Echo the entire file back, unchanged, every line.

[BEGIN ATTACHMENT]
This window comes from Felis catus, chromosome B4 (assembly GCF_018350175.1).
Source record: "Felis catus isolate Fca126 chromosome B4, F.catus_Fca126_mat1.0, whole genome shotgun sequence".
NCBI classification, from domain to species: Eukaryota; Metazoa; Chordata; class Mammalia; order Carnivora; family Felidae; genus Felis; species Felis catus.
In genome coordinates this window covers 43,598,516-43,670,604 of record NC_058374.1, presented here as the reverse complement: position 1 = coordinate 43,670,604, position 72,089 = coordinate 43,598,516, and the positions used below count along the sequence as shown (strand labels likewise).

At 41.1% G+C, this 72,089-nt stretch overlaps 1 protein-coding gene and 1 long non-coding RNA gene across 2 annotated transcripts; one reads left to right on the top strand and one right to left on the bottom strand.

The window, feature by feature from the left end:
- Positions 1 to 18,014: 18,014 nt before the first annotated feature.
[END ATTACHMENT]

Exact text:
This window comes from Felis catus, chromosome B4 (assembly GCF_018350175.1).
Source record: "Felis catus isolate Fca126 chromosome B4, F.catus_Fca126_mat1.0, whole genome shotgun sequence".
NCBI classification, from domain to species: Eukaryota; Metazoa; Chordata; class Mammalia; order Carnivora; family Felidae; genus Felis; species Felis catus.
In genome coordinates this window covers 43,598,516-43,670,604 of record NC_058374.1, presented here as the reverse complement: position 1 = coordinate 43,670,604, position 72,089 = coordinate 43,598,516, and the positions used below count along the sequence as shown (strand labels likewise).

At 41.1% G+C, this 72,089-nt stretch overlaps 1 protein-coding gene and 1 long non-coding RNA gene across 2 annotated transcripts; one reads left to right on the top strand and one right to left on the bottom strand.

The window, feature by feature from the left end:
- Positions 1 to 18,014: 18,014 nt before the first annotated feature.